Mala Veggie Macs
I’m trying to bring it back here to more basic western staples, replicating more common meat meals for most households. And you can’t go wrong with burgers. So this brought me, for the first time in my life, to the ‘veggie shelves’ in Tescos, in search of some appetizing veggie ‘burgers’. Which was hard. And I just went for the cheapest I could find (Tesco Plant Chef Burgers), realising I could have a proper beef burger for the same price, and I can say that the hardest part of this meal was the smell when I first opened the packet. At best I was hoping for no smell, only it smelt more like rotten tomatoes, or bin juice. So I was put off from the start.
But I ploughed on, going Big Mac-style, because who doesn’t love a Big Mac. And they are also relatively easy to replicate these days using pickled gherkins, plastic cheese, and a decent burger sauce. So I mixed 2 ‘burger’ paddies with some Mala spice mix, to fit the spicy Asian theme, then spiced it up with some chilli cheddar cheese, sriracha sauce, and red jalapeños to garnish. How could it go wrong?
So I tore the veggie burgers apart and mixed them with a mala spice, before rolling them into balls, as I planned to properly sear/burn them on high temps like smash burgers. But the veggie mix just stuck to the bottom of the spatula, and it was a mess. They were fired into a bun and garnished with all the awesome flavours above, but I would never eat it again ever. It was terrible food.
At the same time, pretty much all the ingredients were similar to beef burgers I’ve made before, and I guess it just lacked the meatiness and maybe umami that I had hoped for. Leaving me with a second, pretty much inedible, burger in the fridge. So I fed this to my nephew, and laughed when he gagged on every bite. Tbf he did tell me that Quorn do a decent vegetarian mincemeat which would almost definitely work a lot better here.
So, how Did it Go?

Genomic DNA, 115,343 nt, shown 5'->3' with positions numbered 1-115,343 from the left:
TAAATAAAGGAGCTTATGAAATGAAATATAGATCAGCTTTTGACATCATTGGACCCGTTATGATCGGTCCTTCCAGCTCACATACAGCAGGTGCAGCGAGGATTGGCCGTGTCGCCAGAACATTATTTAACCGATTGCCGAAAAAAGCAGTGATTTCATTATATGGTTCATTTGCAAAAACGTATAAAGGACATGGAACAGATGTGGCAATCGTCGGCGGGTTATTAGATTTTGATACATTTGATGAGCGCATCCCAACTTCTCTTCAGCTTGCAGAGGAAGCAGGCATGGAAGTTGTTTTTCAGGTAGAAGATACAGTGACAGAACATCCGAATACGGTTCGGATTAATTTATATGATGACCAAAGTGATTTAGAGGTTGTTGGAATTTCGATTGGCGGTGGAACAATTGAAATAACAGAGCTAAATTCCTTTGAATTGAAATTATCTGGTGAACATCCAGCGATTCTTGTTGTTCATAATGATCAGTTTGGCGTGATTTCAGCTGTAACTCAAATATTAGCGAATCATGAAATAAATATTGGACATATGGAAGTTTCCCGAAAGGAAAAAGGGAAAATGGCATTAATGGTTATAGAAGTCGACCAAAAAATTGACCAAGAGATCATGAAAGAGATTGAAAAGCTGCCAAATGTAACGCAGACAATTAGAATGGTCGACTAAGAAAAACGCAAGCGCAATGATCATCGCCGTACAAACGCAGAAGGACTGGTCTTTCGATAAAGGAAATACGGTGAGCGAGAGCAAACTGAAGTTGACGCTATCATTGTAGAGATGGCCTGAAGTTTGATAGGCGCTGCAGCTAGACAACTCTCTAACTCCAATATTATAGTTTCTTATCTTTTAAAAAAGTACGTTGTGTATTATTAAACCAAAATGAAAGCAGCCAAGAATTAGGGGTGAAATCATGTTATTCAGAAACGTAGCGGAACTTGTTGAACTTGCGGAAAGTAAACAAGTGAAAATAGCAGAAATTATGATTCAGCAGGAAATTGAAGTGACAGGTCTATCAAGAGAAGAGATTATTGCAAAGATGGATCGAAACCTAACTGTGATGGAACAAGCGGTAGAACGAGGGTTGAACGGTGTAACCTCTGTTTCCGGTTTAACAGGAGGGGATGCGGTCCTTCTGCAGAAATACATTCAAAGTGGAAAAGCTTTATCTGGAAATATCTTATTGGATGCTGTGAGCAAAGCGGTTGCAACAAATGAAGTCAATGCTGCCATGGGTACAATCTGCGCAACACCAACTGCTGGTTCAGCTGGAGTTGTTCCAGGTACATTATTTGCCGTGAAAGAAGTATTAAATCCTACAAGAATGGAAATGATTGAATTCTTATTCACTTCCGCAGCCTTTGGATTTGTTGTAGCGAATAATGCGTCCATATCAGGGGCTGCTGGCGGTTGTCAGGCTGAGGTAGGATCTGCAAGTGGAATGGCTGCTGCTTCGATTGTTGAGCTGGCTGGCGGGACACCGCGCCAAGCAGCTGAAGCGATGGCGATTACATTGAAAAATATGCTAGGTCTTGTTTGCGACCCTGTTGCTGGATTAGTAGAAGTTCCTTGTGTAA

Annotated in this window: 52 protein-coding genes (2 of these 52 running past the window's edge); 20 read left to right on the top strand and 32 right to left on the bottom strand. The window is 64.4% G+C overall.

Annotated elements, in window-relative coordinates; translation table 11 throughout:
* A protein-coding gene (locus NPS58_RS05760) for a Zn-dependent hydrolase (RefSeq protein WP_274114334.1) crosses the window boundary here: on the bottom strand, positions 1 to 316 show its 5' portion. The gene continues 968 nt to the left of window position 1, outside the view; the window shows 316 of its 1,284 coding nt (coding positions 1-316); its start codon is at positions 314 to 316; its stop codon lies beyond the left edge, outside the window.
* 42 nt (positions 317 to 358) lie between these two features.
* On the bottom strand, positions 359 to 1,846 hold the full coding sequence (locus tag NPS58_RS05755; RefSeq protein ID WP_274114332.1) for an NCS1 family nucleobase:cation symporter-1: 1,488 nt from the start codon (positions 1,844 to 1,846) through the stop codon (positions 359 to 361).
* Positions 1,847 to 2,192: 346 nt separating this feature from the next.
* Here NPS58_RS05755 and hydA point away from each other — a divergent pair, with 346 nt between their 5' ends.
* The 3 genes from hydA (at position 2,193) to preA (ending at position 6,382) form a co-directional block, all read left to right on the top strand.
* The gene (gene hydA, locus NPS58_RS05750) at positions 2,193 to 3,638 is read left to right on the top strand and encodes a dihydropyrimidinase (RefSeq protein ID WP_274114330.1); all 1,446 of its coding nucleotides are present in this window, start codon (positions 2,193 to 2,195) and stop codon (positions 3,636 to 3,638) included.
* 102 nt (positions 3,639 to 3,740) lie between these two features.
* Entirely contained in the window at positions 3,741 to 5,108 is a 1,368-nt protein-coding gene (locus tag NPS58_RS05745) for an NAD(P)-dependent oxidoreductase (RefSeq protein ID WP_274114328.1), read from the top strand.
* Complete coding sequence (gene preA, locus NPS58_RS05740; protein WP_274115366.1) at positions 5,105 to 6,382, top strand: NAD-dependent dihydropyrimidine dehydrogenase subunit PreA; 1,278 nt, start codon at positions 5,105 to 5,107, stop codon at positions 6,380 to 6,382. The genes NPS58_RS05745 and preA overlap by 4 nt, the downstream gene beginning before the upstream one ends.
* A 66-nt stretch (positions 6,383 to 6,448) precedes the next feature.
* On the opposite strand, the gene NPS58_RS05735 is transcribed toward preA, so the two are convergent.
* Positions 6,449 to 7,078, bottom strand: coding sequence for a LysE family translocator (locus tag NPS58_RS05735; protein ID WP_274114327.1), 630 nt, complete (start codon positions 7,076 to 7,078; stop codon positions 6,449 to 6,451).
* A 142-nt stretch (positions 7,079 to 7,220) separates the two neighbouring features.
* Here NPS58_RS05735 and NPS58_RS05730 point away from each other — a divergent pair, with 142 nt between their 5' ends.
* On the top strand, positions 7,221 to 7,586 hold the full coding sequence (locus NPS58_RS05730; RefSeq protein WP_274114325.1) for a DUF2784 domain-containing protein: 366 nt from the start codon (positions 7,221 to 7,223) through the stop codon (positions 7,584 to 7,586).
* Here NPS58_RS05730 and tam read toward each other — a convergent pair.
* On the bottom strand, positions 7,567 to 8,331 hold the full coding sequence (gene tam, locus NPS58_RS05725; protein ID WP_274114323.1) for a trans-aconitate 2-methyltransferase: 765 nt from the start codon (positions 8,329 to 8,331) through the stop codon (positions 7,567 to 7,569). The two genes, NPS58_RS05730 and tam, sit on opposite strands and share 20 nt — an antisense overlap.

This overall challenge was to create tasty home-cooked vegetarian meals, ignoring the obvious ethical and environmental issues in eating meat. And I chose to do it by just removing meat from recipes that I already love and kind of know. And I feel I was successful in doing so, without sourcing obscure ingredients, or going out of my way to find stuff. And everything I used in this challenge was sourced locally from big supermarkets with occasional additions from the nearest Asian Supermarket in Belfast. But I didn’t have to travel outside of my local area, given a lot of the stuff was already in my shelves, and all ingredients can be found online for next day delivery anyway. It’s not hard.
Benefits of a Vegetarian Diet?
I did find a number of benefits in cutting meat out of my daily diet
- It was cheaper buying just basic fruit, veg and ingredients from Tesco than I would with meat.
- Recipes and overall tastes were not so different from how they normally would be with meat.
- Cooking times were quicker when not prepping and stewing meats.
- I was eating more of my recommended “5 a day” with fruit and veg.
Otherwise, health-wise, this is hard to say. Given my other love for whisky. But I don’t generally eat fried food outside of chip shops and takeaways, and I can’t remember the last time I cooked a microwave meal, given you really don’t find them in Asia. And the first meat I ate was sausage meat, from Christmas, which I oven-cooked with Paxo sage and onion stuffing. I normally love stuffing but it admittedly made me feel a bit nauseous and fatigued, although I did eat the whole lot to myself. So I guess I did feel healthier in some respect
Plant-Based Foods are Expensive?
Remember my first ever visit in the veggie shelves? I was kind of shocked at the time to see the silly expensive meat alternatives, like ‘Beyond Burger’, where it was £5 for 2 burgers (£22.03 per kilo) compared to £2.50 for 4 beef burgers (£5.51 per kilo). That’s literally 4 times the price (minus a penny). And while I did go with the cheapest veg option of Tesco Plant Chef Burgers (£6.64 per kilo) it was kind of horrible. So it does seem to be expensive to be vegetarian, which may be a demand/supply issue/efficiencies of scale etc. As I feel it will always be a hard sell for organic and sustainably sourced food to families treading the breadline as most probably are these days. It makes vegetarianism and veganism appear more privileged and middle-class, which really, it is not. At least when you buy your own ingredients from the cheap aisles.
Could I Give up Meat?